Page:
New Jersey death metallers Kalopsia have returned with their third album, after having released a short EP (Sanguine Epitaph) back in 2014. According to one reviewer on Metal Archives, the band are fairly decent and have been awarded a 70% for both of their later albums. (The band’s 2003 debut Exquisite Beauty Of The Defiled remains uncovered. Maybe time for a reissue?) While I can’t say what the elite listeners over there at Metal Archives will have to say about this one, I can certainly say that I was enthralled by it. I believe I’ve been listening to this genre long enough to know what good death metal sounds like, and this certainly seems to be just that. Kalospia aren’t overly technical, proggy or invite clean vocals, but they do incorporate more than a few touches of melody within these pieces to make them stand out. It’s actually a bit similar to the last Suffocation record, which did quite well. The disc itself is more or less an EP-length performance, but it is one that I felt stuck with me. I wouldn’t ask for it to be any longer or shorter and it definitely worked as a fine accompaniement while I was getting ready for work.
The record begins with a gore-soaked groove monster called “Destined To Return” in which the band prove that they were definitely ready to come back and slaughter. The lyrics on this one are quite well thought out as well, bringing a sort of Lovecraftian/demonic vibe to the mix. I’ve always hated the fact that for some tracks in this genre, you more or less have to read the lyrics separately, as they can be tough to understand within the monstrosity of it all. Kind of kills the meaning behind the songs, I think – but even so, the performance in general is more than enough to keep your attention here. Loud, ruly and unhinged along with some breakdowns that actually feel necessary within the rampage. Matt Medeiros comes off like a jackhammer while Justin Spaeth proves that humans are still needed behind drumkits. He brings the right amount of umph to a performance that stands with one foot in the graveyard slabs of yesteryear, while the other stands in more modern approaches. I did hear some technicality and even a few riffs that brought to mind groove acts like Lamb Of God. Not so much in the “Lamb Of God” stole from these bands, but in the sense that Kalopsia may have been influenced a bit by Lamb Of God. Doesn’t really matter all that much in the long run, because both bands are pretty solid in my book. When we get to the slow-kill of “As The Serpent Devours” we are quickly reminded of the potency of that true death metal sound. You just don’t get it much with core and there’s no denying a slow-kill. Even with some slight core influences as appear in “Christened Upon The Slab” the performance still comes off incendiary due to all of the pure death metal that exists within this formula. A slight melodic lead attempts to come into the piece about three times, but Steve Hovarth doesn’t really get to chance to show off his melodic leads until near the very end. “Not Peace But Pestilence” approaches like a ravenous beast, ripping my face off in the process as it slowly switches gears from a slasher to that of a bass heavy pounder, where Mike Hussey shows his stuff. When Kalopsia wants to crunch, they Captain Crunch. When they want to groove, they turn the place into a blood splattered Saturday Night Fever-flavored dance floor. When they want to turn up the gears and create a sound that feels like your head has been attached to a diesel engine, the sound that they create becomes equivalent to Maximum Overdrive.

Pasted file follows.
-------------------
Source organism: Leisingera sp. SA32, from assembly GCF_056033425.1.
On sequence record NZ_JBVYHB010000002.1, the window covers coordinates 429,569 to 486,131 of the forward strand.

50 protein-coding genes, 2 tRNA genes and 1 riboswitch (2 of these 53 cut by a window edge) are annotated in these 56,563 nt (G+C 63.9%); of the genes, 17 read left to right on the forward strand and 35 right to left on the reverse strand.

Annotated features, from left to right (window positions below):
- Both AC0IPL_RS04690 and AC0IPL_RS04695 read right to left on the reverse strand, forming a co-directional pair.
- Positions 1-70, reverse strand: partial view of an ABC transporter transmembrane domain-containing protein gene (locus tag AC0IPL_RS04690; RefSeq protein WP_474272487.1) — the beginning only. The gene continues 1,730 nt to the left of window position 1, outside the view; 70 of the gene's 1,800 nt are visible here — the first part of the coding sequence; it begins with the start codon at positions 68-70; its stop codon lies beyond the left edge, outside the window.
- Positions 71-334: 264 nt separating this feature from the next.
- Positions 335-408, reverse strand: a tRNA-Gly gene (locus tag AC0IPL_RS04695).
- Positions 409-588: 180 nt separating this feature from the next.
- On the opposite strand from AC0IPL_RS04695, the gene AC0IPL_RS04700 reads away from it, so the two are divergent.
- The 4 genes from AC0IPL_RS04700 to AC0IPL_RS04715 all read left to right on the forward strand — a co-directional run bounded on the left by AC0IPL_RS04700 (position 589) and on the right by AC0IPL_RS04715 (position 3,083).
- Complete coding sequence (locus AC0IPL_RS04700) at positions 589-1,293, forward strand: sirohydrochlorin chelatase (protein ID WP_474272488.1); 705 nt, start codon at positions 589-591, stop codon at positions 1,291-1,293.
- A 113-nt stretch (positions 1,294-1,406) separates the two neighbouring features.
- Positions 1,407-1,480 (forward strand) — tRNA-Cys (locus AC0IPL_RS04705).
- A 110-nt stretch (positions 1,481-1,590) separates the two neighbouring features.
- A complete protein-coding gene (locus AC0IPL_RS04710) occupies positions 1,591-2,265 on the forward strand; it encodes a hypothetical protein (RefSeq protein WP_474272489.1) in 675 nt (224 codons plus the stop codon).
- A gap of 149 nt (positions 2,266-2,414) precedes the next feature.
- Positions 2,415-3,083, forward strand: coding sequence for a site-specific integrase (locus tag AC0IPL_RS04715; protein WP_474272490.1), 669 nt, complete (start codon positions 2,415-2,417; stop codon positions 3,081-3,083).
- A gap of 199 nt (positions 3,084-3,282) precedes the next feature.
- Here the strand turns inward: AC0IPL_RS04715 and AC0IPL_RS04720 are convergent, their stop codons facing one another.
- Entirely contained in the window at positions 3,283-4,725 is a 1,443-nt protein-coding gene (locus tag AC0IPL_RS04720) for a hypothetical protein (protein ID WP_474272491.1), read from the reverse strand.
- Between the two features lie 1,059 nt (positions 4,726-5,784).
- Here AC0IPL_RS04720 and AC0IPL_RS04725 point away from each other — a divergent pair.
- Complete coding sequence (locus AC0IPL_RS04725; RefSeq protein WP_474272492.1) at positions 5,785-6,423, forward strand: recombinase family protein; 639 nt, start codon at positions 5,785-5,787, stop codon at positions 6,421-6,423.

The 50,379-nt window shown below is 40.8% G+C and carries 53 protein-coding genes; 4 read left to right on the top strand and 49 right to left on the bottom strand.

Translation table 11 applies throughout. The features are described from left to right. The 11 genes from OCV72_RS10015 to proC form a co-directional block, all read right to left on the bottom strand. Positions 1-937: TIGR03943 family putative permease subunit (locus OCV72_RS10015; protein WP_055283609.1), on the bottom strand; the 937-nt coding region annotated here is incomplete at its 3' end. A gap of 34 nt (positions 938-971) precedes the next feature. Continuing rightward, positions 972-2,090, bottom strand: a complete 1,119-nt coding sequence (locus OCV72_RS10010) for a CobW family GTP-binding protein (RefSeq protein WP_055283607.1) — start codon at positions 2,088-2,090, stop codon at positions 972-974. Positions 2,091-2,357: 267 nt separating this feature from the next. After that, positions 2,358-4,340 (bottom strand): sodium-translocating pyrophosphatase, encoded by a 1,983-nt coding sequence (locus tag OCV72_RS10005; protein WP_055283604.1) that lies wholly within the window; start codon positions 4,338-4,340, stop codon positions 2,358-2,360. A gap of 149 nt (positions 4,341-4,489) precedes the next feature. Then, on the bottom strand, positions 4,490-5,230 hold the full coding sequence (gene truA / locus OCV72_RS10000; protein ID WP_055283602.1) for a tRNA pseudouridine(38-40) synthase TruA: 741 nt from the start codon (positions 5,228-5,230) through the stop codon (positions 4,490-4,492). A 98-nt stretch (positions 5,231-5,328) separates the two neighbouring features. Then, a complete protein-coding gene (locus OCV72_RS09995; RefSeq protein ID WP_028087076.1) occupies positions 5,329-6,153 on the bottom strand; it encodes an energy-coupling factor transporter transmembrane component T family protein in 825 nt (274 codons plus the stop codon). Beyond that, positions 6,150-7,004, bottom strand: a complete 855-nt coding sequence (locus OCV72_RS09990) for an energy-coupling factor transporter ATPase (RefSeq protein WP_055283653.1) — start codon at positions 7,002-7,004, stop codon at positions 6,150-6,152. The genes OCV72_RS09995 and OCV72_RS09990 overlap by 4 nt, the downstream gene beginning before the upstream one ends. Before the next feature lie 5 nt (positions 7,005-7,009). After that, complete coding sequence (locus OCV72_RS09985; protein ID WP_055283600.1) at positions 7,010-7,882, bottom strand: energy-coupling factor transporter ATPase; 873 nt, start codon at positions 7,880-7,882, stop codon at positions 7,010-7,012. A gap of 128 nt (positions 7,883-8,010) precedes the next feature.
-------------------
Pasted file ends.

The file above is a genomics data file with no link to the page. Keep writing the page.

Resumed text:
“Scorched Earth and Blackened Skies” nearly comes off like brutalized melodic death metal, which is also why it is one of my favorite songs on the disc. Most BDM acts just don’t fuck with melodies, and if they do it is never like this. But some of us do appreciate melody, especially when it melds in well with the vocals. A good chorus works well with the not-so-subtle attack that the band implement, and nearly seven minutes of playing time allows both sides of this spectrum enough space to be displayed properly. “Source Of Evil” feels very Cannibal Corpse which of course is expected, definitely hitting the groove-laden efforts of the band’s Corpsegrinder fronted groove-death era. I love late nineties Corpse, but I know that doesn’t bode true for everyone. This cut gives me a taste of that era again, so I’m happy with it. There’s also a solo featured, but it’s not all that memorable unfortunately. Even so, I’ll give them points for the attempt. “Surge Of Terror” felt quite similar to the last one, albeit the fact that it does have a good sort of solo-type thing near the very end. It’s also unfortunate that the track was cut off right towards the end of that piece, but there isn’t much I can do about that and I’ll accept it for what it is. The final piece is “Bitter Sacraments” which more or less gives us one final beating before the disc ends.
If you’re looking for a solid death metal with some neat ideas thrown in here and there, you might find something in Angelplague. I’ll admit that it was more than enough for me as far as just being a great overall death metal experience, but it isn’t the best death metal disc that has ever been created by mankind. Nor was I expecting a performance like that. Kalopsia have given us very much a WYSIWYG kind of perfomance here and I do not think that death metal fanatics will be bored of it rather easily. It does have some notable modernisms that might be a turn-off for some, but you can’t please everyone. I definitely think it is a strong performance that hopefully merits something a bit higher than a seventy this time around over at Metal Archives. Maybe a seventy-five or an eighty if we’re lucky. That would be my score for the disc, as it’s certainly far from a merely “decent” performance. Give it a listen and tell me what you think. Or don’t tell me, because no one ever does.
(8 Tracks, 35:00)